Many commentators expect the appreciation of the yuan to force China to invest more in US Treasury bonds. I believe it will have the opposite effect as their past investment motives have not been fully understood.
The People’s Bank of China decision to shift to a flexible exchange rate may set the expectation that China may have to buy less U.S. Treasury securities. Brian Coulton, head of Global Economics at Fitch ratings, pronounced that yuan appreciation will compel China to invest in U.S. Treasuries in large part because of flows of foreign investment into China. These speculations ignore the fact that China is the major foreign purchaser of U.S. Treasuries because of its exchange rate policy. This report examines the importance of China’s central bank exchange rate policies to the purchase of U.S. Treasuries.
China’s central bank is the major foreign purchaser of U.S. Treasury securities. The Chinese investment in such securities can be viewed as being in China’s economic interest for the following reasons. First, China’s increase in holding of U.S. securities may be regarded as China financing the U.S. trade deficit. Since the U.S. consumes more than it saves it depends on foreign investment for its needs. The first graph indicates China’s holding of U.S. debt represented by China’s holding of U.S. Treasury securities and the U.S. trade deficit abstractedly represented by net exports of goods. It can be observed that there is not a direct correlation between the trade deficit and debt holding beginning with 2005.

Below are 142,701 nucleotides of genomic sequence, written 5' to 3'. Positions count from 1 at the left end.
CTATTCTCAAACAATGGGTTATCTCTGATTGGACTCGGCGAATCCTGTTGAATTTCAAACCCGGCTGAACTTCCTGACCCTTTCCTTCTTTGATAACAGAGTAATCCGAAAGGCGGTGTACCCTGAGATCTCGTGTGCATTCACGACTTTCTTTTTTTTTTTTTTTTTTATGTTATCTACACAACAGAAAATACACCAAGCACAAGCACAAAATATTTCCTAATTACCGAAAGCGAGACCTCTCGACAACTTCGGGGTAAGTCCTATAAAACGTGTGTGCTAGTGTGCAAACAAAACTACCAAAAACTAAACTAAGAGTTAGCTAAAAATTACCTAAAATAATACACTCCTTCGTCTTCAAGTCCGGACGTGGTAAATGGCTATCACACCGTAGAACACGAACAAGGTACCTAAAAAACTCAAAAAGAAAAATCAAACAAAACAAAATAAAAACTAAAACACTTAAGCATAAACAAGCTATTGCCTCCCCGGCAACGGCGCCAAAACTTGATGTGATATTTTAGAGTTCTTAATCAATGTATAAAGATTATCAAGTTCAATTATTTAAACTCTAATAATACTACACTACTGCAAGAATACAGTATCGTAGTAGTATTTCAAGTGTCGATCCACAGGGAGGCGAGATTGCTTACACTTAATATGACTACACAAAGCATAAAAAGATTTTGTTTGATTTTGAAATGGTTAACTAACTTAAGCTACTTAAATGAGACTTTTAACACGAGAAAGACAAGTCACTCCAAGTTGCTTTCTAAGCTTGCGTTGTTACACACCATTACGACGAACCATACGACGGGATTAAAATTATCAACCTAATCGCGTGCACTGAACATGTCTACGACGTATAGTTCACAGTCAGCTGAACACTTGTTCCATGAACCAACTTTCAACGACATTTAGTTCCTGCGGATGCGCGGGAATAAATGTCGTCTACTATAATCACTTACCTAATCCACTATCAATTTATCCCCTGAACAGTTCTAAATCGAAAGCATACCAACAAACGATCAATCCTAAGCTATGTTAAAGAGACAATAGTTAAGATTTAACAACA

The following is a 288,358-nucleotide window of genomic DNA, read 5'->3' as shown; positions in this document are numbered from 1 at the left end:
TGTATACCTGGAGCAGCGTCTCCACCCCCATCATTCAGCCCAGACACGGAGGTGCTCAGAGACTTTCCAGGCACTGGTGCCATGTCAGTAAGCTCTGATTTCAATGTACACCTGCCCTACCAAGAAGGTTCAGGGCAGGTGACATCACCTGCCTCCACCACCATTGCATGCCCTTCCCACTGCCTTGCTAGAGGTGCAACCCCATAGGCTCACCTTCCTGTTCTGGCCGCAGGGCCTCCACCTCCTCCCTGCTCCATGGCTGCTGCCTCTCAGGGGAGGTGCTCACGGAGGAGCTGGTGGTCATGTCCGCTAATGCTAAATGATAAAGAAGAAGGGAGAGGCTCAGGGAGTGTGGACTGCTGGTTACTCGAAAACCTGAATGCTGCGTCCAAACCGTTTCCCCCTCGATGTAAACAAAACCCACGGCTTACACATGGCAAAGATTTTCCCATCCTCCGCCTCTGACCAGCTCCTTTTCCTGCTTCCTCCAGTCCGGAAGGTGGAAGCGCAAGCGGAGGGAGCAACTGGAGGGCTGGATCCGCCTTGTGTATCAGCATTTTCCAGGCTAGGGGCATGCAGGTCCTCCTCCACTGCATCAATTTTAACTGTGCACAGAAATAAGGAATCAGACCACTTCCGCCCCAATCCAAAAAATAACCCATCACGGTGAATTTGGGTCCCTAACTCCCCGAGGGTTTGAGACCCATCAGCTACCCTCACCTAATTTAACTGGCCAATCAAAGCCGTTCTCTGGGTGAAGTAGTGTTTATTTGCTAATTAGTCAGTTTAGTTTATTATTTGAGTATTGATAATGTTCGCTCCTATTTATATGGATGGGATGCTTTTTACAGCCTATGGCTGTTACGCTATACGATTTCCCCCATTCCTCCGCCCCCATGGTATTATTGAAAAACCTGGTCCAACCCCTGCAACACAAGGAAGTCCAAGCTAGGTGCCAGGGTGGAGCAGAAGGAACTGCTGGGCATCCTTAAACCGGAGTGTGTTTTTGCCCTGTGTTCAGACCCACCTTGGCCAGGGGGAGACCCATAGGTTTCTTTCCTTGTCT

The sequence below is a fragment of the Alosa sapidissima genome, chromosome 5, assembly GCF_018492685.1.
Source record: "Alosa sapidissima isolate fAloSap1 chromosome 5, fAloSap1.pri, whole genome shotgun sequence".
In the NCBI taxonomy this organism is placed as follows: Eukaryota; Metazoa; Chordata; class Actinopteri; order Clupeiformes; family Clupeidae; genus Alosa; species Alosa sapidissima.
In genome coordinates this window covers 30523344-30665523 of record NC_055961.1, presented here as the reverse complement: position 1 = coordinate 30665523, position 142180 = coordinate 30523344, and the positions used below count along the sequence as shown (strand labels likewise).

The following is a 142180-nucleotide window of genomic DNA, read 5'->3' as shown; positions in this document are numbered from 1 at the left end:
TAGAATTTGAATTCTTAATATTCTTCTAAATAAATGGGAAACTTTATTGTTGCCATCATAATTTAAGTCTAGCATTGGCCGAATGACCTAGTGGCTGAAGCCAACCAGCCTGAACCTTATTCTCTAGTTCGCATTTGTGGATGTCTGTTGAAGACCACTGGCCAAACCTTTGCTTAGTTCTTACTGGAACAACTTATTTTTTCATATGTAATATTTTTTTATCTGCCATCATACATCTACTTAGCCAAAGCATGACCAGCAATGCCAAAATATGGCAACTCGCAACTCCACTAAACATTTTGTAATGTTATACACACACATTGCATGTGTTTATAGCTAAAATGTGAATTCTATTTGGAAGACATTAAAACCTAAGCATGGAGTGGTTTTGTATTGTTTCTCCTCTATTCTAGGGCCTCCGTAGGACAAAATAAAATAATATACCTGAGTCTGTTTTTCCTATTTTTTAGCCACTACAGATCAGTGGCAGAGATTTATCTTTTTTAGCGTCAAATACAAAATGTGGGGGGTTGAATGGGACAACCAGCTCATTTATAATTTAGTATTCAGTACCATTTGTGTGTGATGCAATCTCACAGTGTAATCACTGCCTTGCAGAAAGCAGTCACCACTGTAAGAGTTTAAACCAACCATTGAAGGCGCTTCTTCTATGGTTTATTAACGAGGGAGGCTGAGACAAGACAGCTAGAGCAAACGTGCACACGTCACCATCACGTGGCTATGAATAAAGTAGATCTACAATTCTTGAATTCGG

Some economists argue that China’s increase in holding U.S. Treasuries helps the U.S. Federal government pay for its financial stimulus packages and is an endorsement of U.S. economic policies. The article "China Backs Obama as Treasury Holdings Rise to $900 Billion" that appeared on Bloomberg supports this argument.
Second, China emerging as a central player in global trades should be a concern if any major actions destabilize global economies. The global financial crisis may have forced China to continue to invest in U.S. securities. A sudden fall in U.S. Treasury securities purchase, if it occurs, not only will slow U.S. economic growth but will depress U.S. imports from other major partners that in turn could slow their economies. Correspondingly this could weaken the global appetite for Chinese products.